Note: This article was updated on September 30, 2016.
Following a letter she published in The New York Times, Honors College Professor Ellen Handler Spitz was a guest on the BYU Radio Network program “Top of Mind with Julie Rose” to discuss the importance of handwriting and the psychological and intellectual benefits it can have for students.
During the interview segment, Spitz talked about a writing exercise that students in her seminar do to answer a question that she poses at the beginning of each class.
“They take out their pens, they think about the question, and they write,” explained Spitz. “The whole rest of class we talk to each other, and if they take notes, I want them to take it with a pen…what I get from them is something very intimate, personal, and immediate. There is nothing that comes between their thoughts and what I am experiencing. When they go on the Internet, their laptops, or devices, there isn’t that immediacy.”
Spitz also referenced prior research that found students remember notes better when they are handwritten, rather than typed out on a laptop or device, and she emphasized the value of cursive handwriting to connect letters to words, sentences, and thoughts.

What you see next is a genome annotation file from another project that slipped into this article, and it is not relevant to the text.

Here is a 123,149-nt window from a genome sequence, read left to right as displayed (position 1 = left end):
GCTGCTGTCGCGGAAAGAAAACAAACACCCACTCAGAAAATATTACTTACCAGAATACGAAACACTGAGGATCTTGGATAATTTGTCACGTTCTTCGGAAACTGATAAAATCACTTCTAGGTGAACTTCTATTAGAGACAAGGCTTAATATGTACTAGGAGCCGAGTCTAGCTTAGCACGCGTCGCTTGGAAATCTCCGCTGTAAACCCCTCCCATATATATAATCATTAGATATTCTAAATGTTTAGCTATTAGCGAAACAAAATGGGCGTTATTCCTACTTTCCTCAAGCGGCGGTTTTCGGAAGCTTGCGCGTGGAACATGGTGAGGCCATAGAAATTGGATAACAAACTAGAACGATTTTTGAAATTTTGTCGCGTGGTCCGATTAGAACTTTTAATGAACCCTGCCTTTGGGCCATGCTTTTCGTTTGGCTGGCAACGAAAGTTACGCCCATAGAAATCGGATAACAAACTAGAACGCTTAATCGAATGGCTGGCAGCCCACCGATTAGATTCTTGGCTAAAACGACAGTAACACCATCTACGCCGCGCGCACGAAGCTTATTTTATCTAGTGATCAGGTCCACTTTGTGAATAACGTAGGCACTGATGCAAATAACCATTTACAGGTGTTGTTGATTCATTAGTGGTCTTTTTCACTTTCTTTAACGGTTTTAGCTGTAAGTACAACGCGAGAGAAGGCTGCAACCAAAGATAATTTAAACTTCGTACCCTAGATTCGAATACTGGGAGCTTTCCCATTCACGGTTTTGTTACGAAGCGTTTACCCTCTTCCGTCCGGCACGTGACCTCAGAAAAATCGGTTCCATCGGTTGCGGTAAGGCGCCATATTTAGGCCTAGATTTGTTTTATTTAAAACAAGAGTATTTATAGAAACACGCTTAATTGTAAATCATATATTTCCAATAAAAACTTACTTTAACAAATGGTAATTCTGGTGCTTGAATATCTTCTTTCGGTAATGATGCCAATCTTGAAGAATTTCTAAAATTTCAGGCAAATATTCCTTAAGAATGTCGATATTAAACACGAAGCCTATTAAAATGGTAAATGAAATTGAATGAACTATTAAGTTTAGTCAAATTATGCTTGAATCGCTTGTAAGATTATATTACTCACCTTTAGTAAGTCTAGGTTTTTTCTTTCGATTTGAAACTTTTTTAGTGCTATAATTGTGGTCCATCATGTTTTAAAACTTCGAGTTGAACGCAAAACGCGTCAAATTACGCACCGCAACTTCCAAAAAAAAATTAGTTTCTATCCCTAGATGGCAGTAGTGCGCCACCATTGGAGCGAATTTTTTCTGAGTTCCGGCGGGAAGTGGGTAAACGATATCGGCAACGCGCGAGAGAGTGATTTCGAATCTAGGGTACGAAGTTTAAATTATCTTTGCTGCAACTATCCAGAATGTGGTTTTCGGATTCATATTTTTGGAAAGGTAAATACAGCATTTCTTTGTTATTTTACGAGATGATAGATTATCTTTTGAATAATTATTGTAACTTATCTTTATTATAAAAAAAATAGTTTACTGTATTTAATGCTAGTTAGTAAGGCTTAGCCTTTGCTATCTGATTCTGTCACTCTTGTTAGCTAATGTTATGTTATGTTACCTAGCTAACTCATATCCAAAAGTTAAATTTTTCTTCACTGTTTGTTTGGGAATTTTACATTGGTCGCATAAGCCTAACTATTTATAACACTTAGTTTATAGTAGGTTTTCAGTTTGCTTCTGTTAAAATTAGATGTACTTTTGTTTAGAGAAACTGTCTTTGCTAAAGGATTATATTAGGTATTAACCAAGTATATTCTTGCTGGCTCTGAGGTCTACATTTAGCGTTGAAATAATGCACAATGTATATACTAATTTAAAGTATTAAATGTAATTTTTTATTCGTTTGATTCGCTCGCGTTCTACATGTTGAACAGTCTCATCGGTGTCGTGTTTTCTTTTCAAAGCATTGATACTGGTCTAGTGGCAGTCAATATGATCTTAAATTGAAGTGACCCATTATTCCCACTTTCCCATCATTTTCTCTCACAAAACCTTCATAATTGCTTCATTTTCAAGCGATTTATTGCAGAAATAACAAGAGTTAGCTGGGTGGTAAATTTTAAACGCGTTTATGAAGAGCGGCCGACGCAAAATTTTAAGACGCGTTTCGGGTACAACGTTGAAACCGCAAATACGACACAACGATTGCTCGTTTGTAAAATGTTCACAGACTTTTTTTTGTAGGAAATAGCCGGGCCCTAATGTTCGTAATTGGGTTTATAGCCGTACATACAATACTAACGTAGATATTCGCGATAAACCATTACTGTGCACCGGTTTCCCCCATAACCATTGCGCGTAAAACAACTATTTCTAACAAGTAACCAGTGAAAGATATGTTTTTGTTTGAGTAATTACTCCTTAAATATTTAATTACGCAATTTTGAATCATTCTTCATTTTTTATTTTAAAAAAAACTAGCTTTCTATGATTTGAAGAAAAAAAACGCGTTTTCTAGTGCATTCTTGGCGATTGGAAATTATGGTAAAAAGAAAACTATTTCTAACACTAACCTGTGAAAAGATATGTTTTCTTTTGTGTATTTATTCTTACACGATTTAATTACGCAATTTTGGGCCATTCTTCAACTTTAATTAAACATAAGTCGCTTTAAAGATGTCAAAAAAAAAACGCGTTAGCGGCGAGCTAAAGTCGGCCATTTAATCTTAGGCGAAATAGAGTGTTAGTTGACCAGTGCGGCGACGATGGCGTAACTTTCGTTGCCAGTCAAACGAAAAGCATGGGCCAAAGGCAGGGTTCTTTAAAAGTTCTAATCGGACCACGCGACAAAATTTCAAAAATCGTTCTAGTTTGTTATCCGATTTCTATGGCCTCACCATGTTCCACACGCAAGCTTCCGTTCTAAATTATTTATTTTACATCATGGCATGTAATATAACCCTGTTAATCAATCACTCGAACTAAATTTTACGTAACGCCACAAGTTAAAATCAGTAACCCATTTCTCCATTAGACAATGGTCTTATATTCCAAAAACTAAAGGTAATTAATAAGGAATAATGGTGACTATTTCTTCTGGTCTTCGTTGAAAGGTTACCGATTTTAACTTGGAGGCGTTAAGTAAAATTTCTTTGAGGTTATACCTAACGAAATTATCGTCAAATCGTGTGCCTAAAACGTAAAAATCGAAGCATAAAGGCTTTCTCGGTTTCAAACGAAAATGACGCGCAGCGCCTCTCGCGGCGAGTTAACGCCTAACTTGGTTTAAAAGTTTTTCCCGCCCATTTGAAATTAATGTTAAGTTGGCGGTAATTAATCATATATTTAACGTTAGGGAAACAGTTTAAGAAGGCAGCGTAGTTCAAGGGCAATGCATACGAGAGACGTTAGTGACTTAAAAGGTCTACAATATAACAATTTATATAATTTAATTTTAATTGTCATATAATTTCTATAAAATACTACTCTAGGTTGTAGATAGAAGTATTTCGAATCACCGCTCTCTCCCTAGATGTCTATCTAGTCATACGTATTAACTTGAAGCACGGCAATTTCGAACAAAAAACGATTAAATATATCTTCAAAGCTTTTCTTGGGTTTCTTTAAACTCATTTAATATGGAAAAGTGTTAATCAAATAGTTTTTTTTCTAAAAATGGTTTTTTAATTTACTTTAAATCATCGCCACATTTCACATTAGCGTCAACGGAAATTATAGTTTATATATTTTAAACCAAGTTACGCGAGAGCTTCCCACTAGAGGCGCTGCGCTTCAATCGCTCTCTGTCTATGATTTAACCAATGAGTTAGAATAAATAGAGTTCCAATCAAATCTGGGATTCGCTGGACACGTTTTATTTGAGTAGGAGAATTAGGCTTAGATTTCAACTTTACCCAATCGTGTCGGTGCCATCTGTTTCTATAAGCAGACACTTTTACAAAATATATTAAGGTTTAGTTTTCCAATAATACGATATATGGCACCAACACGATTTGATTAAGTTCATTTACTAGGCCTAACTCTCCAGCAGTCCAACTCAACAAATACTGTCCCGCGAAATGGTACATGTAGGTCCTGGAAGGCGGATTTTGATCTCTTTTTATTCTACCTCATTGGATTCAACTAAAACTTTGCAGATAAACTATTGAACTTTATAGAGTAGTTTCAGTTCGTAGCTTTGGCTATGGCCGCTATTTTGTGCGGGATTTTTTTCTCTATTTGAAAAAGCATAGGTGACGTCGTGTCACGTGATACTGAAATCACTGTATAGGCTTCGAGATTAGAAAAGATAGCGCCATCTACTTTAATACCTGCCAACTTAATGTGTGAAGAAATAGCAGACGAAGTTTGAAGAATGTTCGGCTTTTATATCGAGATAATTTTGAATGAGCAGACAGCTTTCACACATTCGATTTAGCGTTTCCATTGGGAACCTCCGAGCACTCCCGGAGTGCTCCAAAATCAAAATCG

The radio interview followed a response Spitz wrote to a column published August 20 in The New York Times Sunday Review titled “Handwriting just doesn’t matter.” Spitz wrote a letter to explain the value of handwriting in the classroom.
“As a humanities professor at a large public university with a diverse student population, I ask my students to write longhand in class each week. At first, some protest, but I persist, for I have found that intimacy, immediacy and personal quality infuse their handwritten essays,” Spitz wrote in the letter published August 30.
“Socrates argues in the ‘Phaedrus’ that speech is preferable to writing. I concur, believing that lively class discussion outshines written work in the educational process. But I also hold that writing by hand is second best: informal and quirky, sometimes messy, but straight from one heart and mind to another’s.”
Read the complete letter on The New York Times website.
Spitz is the author of six books on the arts and psychology. She teaches interdisciplinary seminars in aesthetics, literature, psychology, and the visual arts. Read more on the Honors College website.
Image: “Handwritten” photo. CC by 2.0.